Maho Rasop Festival presented by Tawan Dang is the beginning of a new future for indie festivals in Thailand

Maho Rasop Festival presented by Tawan Dang is the beginning of a new future for indie festivals in Thailand

It’s been over 2 weeks since Maho Rasop and it’s still very firmly in my mind.

Thailand has many beautiful music festivals, some of which I have been to and some of which I have not. We have Big Mountain and Cat Expo, which give one the opportunity to sample massive sections of Thailand’s local music scene in one place, and there are countless other festivals that focus on a specific niche, with strong local indie, EDM and party options and standouts like Wonderfruit which are world class, but maybe more focused on lifestyle instead of music. Let’s be clear before we begin, Thailand is blessed with festivals.

There has been one area though that has been clearly lacking – and that is a regular, world class indie music festival, with a focus on bringing in top international indie acts. Now that might seem quite niche, or like something that isn’t that important to go without, but let’s give some context. Every year, Thai indie music fans attend countless local gigs and watch local talents, but when it comes to international acts, they have to go abroad to festivals like Singapore’s Laneway, Japan’s Fuji Rock, Hong Kong’s Cockenflap and Indonesia’s Good Vibes and We The Fest. Thailand simply hasn’t had an equal, until now.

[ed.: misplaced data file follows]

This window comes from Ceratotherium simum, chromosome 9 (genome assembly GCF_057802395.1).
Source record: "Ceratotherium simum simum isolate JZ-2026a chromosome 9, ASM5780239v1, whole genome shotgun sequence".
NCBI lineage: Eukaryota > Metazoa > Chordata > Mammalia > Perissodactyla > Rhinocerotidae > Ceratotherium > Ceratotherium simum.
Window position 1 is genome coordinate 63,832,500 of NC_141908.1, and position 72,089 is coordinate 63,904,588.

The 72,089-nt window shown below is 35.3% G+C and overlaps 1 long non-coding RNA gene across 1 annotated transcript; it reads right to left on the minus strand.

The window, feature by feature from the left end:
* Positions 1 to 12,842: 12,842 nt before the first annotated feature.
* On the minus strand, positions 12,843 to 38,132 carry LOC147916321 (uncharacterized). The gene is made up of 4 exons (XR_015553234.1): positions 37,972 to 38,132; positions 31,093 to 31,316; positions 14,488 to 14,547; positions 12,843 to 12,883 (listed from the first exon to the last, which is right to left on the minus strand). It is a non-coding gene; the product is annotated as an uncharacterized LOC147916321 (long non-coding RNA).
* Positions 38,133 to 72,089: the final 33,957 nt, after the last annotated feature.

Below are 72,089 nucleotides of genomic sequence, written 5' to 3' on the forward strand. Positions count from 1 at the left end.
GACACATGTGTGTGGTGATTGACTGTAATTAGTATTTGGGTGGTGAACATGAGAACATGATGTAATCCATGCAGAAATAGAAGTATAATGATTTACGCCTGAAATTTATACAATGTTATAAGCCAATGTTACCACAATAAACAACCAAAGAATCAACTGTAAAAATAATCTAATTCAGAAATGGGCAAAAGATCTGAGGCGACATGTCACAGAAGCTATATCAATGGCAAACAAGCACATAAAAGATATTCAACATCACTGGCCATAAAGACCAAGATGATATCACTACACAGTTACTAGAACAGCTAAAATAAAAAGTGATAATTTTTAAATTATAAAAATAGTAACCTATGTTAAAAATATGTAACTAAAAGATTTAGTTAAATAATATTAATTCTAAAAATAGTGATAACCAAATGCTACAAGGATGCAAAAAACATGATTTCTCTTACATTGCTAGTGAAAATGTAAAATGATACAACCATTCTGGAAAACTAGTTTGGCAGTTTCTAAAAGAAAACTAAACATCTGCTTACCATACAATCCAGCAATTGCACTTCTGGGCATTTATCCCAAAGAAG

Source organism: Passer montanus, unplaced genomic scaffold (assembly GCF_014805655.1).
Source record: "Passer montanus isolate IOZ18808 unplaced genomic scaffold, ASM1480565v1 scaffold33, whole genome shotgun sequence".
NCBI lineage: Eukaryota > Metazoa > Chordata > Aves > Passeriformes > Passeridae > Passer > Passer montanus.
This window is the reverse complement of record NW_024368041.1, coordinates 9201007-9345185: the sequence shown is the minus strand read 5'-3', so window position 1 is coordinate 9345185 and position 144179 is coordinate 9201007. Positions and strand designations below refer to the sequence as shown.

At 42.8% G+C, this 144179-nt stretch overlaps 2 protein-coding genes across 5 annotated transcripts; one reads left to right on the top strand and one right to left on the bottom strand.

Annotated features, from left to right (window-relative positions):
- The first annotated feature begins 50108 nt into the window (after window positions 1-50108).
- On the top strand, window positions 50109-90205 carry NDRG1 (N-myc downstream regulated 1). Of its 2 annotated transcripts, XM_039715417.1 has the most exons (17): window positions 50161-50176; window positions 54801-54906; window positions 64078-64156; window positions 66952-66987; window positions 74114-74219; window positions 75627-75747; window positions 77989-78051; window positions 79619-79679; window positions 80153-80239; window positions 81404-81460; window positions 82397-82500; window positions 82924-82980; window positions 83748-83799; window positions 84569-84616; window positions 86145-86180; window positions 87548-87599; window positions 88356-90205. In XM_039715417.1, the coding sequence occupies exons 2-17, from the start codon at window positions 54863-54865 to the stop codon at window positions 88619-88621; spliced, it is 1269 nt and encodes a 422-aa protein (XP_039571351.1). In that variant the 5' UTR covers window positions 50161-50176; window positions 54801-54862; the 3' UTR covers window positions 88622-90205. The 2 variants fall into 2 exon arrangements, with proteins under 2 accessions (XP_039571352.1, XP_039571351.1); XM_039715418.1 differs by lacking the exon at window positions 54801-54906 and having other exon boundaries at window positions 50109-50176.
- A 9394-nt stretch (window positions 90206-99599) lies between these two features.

If you’ve been to one of the above festivals, you’ll understand what Maho Rasop was like, but if you haven’t, the easiest way to describe it is that it’s like going to 20 gigs in one shot. For many, bands on the lineup like Slowdive, The Vaccines, Washed Out, Miami Horror and PREP, among others, are bands they have waited for a very long time to see, or that they were willing to travel abroad to see. To have these bands, and over a dozen others, available to see in 1 day is a truly special experience.

 

As one band would finish, the next would begin at another stage. It made for few sound clashes and ensured you could always continue on and watch something fresh. It was an interesting festival for me as I didn’t know that many of the bands and found it to be a true discovery process, roaming the space and being impressed by different bands, their sound, style and energy.

 

Billed the “first ever independent international music festival” in Bangkok, the event was organized in collaboration by Have You Heard?, Seen Scene Space and Fungjai, 3 of Thailand’s biggest indie organizers. To see these 3 companies come together is something I’m very proud of. I don’t know Seen Scene Space as well, but I know both HAVE YOU HEARD? and Fungjai well and I admire them for working together and that they were able to pull something of this scale off.